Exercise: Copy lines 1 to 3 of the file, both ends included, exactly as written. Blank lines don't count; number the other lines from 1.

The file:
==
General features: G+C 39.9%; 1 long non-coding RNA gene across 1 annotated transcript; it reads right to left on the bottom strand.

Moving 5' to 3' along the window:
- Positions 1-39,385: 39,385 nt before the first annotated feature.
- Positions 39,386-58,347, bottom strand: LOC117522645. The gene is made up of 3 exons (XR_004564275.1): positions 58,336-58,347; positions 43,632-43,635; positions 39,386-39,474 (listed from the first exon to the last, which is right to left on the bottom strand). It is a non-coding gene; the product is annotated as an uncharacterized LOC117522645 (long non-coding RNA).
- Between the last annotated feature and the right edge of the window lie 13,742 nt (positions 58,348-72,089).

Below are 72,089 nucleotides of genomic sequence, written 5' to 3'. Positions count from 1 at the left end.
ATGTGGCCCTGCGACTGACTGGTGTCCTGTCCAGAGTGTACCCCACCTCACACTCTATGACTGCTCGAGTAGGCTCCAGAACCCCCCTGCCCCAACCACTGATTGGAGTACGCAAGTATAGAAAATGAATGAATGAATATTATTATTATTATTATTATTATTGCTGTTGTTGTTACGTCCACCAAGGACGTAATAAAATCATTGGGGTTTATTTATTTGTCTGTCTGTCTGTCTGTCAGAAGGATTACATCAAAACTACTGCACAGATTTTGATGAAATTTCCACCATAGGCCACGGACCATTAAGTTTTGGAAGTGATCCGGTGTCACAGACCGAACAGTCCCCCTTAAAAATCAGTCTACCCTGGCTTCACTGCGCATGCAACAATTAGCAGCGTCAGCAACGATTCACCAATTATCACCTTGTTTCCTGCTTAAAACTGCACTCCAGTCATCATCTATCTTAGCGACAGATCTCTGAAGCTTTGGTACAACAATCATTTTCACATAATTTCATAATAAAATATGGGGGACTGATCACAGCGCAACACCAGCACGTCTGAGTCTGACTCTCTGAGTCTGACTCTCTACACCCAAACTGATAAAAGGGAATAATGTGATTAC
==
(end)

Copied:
General features: G+C 39.9%; 1 long non-coding RNA gene across 1 annotated transcript; it reads right to left on the bottom strand.

Moving 5' to 3' along the window:
- Positions 1-39,385: 39,385 nt before the first annotated feature.